# Precision of the values of gravitational constant G

• david22
In summary, the value of G in CGS system is 6.674 X 10-8 cm3g-1s-2(approximately) and the age of the solar system is 4600 million years and in secons is 1.450656 X 1017 seconds (approximately).
david22

## Homework Statement

What are the magnitud of G (gravitational constant) and the age of the solar system in CGS system of units and in seconds respectively? and what is the precision of these values and why?

## The Attempt at a Solution

I found that the value of G in CGS system is 6.674 X 10-8 cm3g-1s-2(approximately) and the age of the solar system is 4600 million years and in secons is : 1.450656 X 1017 seconds (approximately)
So my question is: what is the precision of these values? and why? do I need to put the uncertainities? I also found that the gravitational constant has a precision of 1 over 10,000 but why? so I really would appreciate your help :)

I also found that the gravitational constant has a precision of 1 over 10,000 but why?
The uncertainty is like that as there is no more precise measurement yet. G is tricky to measure because gravitational forces between masses in a lab are weak, and you always have the massive Earth (where the mass is not known precisely) disturbing everything.

For the age of the solar system, there should be some uncertainty on the value. You just have to convert it to seconds, I think.

I comment on the age of the solar system, especially on the phrase
the age of the solar system is 4600 million years and in secons is : 1.450656 X 1017 seconds (approximately)
This link says 4.6 billion years, give or take a few million years. NASA has 4.5 so the give or take should be done generously. Wiki claims 4.568, but end 2009 it was (or became?) "more than 4.5672". By then I stopped searching.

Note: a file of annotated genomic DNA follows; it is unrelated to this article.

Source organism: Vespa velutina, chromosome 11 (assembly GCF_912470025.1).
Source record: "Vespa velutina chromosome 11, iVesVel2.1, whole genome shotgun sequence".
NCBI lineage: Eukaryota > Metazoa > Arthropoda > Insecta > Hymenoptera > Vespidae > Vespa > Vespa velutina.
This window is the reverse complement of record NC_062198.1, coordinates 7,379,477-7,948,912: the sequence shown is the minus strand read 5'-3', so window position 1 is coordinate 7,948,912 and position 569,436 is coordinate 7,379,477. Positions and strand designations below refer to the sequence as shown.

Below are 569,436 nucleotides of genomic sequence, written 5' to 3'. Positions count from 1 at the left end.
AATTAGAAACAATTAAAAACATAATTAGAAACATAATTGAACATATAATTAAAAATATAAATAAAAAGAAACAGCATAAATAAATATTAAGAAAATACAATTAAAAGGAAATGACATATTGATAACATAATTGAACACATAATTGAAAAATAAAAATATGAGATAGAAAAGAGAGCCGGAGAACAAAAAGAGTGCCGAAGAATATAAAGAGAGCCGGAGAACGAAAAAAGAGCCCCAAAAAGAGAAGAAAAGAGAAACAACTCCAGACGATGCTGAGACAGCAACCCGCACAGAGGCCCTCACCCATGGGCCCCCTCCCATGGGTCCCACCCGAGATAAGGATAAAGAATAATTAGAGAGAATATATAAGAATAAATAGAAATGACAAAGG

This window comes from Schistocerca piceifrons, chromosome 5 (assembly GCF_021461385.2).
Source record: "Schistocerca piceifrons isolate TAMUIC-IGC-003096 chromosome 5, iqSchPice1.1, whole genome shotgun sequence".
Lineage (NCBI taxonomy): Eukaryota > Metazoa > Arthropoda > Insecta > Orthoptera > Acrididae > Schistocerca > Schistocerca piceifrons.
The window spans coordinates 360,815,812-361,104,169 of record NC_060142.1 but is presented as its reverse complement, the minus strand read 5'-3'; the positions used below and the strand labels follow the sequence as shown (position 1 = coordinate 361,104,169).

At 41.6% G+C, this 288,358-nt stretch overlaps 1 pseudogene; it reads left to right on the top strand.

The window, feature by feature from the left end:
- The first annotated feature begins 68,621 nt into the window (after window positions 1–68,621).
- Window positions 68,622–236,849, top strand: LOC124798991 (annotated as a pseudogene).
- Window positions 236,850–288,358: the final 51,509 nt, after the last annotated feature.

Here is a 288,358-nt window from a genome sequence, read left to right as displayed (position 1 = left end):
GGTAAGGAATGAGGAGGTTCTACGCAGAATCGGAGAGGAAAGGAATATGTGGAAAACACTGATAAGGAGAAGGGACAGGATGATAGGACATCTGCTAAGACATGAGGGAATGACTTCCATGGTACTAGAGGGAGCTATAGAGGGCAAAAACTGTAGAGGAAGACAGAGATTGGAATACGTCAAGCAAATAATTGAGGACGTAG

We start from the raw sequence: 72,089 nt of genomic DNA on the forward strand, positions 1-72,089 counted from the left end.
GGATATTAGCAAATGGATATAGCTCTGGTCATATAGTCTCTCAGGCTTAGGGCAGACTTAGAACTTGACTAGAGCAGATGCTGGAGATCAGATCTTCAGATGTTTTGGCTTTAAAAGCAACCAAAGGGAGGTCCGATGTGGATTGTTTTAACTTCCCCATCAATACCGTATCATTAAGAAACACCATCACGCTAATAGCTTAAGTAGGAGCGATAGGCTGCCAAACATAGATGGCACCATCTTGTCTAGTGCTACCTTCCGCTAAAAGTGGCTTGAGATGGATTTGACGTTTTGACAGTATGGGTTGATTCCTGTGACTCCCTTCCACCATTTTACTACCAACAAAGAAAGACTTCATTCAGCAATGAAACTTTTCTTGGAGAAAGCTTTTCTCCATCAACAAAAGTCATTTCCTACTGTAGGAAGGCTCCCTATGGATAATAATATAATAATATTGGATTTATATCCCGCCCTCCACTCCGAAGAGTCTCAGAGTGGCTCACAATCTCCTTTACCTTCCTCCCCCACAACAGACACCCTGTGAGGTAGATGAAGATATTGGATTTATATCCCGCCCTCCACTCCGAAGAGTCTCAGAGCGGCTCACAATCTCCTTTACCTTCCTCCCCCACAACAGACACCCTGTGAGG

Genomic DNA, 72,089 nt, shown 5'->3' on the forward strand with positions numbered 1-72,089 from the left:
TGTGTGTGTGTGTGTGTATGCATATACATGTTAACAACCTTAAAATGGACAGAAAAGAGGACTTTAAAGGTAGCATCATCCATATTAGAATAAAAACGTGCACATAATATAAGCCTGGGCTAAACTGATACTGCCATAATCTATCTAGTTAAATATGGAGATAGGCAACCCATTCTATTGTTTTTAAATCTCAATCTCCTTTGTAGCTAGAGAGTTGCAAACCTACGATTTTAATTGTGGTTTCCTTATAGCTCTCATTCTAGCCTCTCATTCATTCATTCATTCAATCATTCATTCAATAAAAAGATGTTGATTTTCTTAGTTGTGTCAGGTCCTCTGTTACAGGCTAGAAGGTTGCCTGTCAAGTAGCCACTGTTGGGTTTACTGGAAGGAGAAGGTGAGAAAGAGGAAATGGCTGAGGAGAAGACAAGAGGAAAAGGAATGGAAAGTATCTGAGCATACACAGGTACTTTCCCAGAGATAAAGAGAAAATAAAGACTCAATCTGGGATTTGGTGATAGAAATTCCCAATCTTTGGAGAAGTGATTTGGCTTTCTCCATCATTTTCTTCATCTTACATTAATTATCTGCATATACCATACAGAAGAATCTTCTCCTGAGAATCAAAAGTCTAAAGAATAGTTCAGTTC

Convention is to provide so many digits that the uncertainty is around 0.5 in the last digit. So 4.5672 is from 4.56715 to 4.56725. This is not a very strict convention: if I say that I am 2 meter long I have a different accuracy in mind. But that's daily use, not physics.

Good experimental results are accompanied by a thorough estimate of the accuracy (which is often a lot of work!). The 2009 link is from a popular article; I would expect the scientific orignal to mention 4.5672 +/- something bigger than 0.00005. More like 0.005 (5 million years!). A more recent article mentions 0.25 million years for some key ingredient (4.56337+/-0.00025 My).

Somewhat more casual handing of unit conversions has a rough guideline: don't change the number of digits unless the first was a 1 or becomes a 1. So 4.6 converted would go to 1.45 and 1.72 something would go to 6.8 something else for example. This is because when the first digit is a 1, a change in the last digit is relatively big.

If you convert 4.6 billion years to 1.450656 X 1017 seconds you go from about 1% "accuracy" (0.05) to 3 X 10-5%. That is unfounded. However, converting 4.5672 and employing the "rough guideline" would allow a 1 plus five more digits (not 1.45066 though!).

There is an extra snag here: looking up how many seconds in a year already gives different results ! What did you use ?

## 1. What is the value of gravitational constant G?

The value of gravitational constant G is approximately 6.674 x 10^-11 m^3 kg^-1 s^-2.

## 2. How is the value of G determined?

The value of G is determined through various experiments and measurements, such as the Cavendish experiment and the measurements of planetary orbits.

## 3. Has the value of G always been the same?

No, the value of G has not always been the same. It has been observed to vary slightly over time, but the changes are within the margin of error for measurements.

## 4. Why is the precision of G important?

The precision of G is important because it is a fundamental constant in the laws of gravity and affects many calculations in physics and astronomy. Even small changes in its value can have significant impacts on our understanding of the universe.

## 5. Are there any ongoing efforts to improve the precision of G?

Yes, there are ongoing efforts to improve the precision of G through more precise experiments and measurements. New technologies and techniques are being developed to reduce the uncertainty in its value.

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